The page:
Late summer or early fall is expected to see completion of the central tower of the Dublin pedestrian bridge that will span the Scioto River.

Construction began early last year on the bridge, which will provide a connection on both sides of the river to the planned Dublin Riverside Park, said Megan O'Callaghan.

Dublin has a construction contract for $22.6 million with Kokosing for the bridge project, she said.

When complete, the s-curve suspension bridge will be 760 feet long. Of that length, the suspended portion of the bridge will measure 500 feet long.

Evidence of the bridge's progress already can be seen.

Kokosing has constructed a stone causeway from the river bank into the water, O'Callaghan said. Crews will work from the causeway as construction progresses. It will be removed when the project is complete.

Concrete piers have been built on the west side of the river, and that work is nearly complete, O'Callaghan said.

The central tower, or pylon, will be the bridge's focal point at 169 feet high, she said. That tower is halfway complete.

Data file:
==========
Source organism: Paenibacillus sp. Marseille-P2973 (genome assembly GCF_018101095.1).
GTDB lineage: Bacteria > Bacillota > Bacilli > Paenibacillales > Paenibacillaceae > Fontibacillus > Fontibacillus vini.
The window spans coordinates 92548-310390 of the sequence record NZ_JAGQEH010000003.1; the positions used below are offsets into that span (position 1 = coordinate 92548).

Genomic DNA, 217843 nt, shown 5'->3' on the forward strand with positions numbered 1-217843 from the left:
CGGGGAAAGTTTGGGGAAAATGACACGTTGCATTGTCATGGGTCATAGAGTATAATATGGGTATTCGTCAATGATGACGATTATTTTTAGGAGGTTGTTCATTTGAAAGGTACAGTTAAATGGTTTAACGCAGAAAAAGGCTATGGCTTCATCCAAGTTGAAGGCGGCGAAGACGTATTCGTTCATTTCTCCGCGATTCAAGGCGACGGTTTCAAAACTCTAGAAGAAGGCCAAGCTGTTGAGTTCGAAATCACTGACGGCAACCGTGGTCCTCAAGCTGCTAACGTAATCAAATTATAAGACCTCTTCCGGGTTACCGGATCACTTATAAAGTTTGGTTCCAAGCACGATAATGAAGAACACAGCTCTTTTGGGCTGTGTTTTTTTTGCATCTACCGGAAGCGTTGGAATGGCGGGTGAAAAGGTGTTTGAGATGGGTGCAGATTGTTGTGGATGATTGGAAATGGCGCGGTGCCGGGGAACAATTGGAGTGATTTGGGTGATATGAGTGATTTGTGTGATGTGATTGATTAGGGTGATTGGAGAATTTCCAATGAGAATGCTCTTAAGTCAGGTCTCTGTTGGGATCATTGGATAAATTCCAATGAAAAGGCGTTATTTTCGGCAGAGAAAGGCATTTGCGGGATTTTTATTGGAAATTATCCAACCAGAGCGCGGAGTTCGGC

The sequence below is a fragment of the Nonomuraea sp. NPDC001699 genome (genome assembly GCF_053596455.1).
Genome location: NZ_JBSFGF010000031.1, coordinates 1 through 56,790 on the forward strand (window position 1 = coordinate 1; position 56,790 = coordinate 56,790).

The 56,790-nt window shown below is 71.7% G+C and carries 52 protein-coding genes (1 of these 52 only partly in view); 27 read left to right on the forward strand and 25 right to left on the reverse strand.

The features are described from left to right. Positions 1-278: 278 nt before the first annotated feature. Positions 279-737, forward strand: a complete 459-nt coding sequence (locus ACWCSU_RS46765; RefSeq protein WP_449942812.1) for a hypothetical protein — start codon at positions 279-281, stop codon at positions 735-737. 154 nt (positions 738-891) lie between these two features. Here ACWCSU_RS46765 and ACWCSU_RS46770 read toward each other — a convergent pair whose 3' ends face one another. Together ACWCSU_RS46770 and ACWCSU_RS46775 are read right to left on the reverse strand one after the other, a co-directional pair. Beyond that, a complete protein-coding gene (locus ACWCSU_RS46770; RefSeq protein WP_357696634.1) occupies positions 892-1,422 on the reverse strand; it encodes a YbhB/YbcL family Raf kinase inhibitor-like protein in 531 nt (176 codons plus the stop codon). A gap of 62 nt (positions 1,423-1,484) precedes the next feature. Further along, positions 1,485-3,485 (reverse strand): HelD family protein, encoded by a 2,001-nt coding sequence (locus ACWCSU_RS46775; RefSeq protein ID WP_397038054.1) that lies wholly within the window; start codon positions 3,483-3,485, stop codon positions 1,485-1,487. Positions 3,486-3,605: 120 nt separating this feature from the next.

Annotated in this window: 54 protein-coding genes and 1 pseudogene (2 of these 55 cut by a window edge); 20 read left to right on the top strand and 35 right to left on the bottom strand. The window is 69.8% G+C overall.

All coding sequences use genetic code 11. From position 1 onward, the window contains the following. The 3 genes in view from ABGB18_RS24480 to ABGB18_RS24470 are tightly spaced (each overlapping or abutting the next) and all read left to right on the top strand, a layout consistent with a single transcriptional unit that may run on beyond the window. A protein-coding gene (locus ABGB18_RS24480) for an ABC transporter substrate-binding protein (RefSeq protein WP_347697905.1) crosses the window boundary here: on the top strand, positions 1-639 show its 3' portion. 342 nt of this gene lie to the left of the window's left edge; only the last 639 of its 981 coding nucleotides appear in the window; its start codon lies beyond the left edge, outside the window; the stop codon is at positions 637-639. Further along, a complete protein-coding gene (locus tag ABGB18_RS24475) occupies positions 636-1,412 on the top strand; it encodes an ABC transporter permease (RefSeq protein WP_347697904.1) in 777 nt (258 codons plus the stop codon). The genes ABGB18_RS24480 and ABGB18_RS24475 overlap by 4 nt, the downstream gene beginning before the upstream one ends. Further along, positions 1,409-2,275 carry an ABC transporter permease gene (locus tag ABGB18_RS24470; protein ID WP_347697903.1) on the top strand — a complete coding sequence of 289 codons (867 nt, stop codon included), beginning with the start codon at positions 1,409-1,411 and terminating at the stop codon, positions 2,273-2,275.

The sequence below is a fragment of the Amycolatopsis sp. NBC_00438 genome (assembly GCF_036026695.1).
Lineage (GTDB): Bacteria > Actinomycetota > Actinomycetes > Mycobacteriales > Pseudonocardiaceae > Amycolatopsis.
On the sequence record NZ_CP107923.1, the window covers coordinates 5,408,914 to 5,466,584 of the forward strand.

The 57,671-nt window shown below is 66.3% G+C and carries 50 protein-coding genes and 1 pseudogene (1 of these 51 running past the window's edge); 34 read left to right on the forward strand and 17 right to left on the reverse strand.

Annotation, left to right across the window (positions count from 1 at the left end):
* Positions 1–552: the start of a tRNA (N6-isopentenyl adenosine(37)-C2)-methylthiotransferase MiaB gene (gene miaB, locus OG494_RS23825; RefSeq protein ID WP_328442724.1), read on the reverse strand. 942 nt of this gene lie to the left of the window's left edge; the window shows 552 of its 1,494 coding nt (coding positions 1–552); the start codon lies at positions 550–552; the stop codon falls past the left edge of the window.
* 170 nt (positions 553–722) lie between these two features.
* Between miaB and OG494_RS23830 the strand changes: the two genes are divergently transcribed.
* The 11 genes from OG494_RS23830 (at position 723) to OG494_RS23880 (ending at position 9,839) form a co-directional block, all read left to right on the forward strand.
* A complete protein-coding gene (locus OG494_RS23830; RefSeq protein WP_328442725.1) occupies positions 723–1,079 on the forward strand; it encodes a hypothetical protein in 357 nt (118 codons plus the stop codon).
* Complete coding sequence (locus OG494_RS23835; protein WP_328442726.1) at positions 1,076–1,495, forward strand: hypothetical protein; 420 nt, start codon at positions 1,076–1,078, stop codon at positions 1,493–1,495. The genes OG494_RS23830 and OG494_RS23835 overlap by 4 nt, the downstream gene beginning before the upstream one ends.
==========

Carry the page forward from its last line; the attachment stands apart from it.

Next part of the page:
"There's a lot of work going on onsite, but there's also work proceeding in other states and in other parts of the world," O'Callaghan said.

Bridge beams are being fabricated in Tampa, Florida, O'Callaghan said, while suspension cables are being fabricated in Italy.

Between summer and early fall, the steel will be delivered from Tampa, she said. The suspension cable meanwhile, will begin being installed over the winter.

Next spring, work will include pouring concrete, painting steel and installation of lighting fixtures and handrails, O'Callaghan said.

The city expects the bridge to be complete by summer 2019, she said.

The bridge's purpose, O'Callaghan said, is to provide connectivity and mobility by connecting the development on both sides of the river as well as a better connection to the historic district.

"This bridge will serve as a landmark for the city," she said.

Scott Dring, executive director for the Dublin Convention & Visitors Bureau, said his organization has been promoting and marketing the new downtown Dublin for several years. Walkability of this area, he said, is going to be enhanced with the completion of the bridge.

"It is just going to make it such a unique destination here in the midwest," Dring said, for not only in-state visitors, but also those nationwide.

"To me, the bridge not only serves as an icon, but it's also going to help generate tremendous revenue and jobs for the city," Dring said.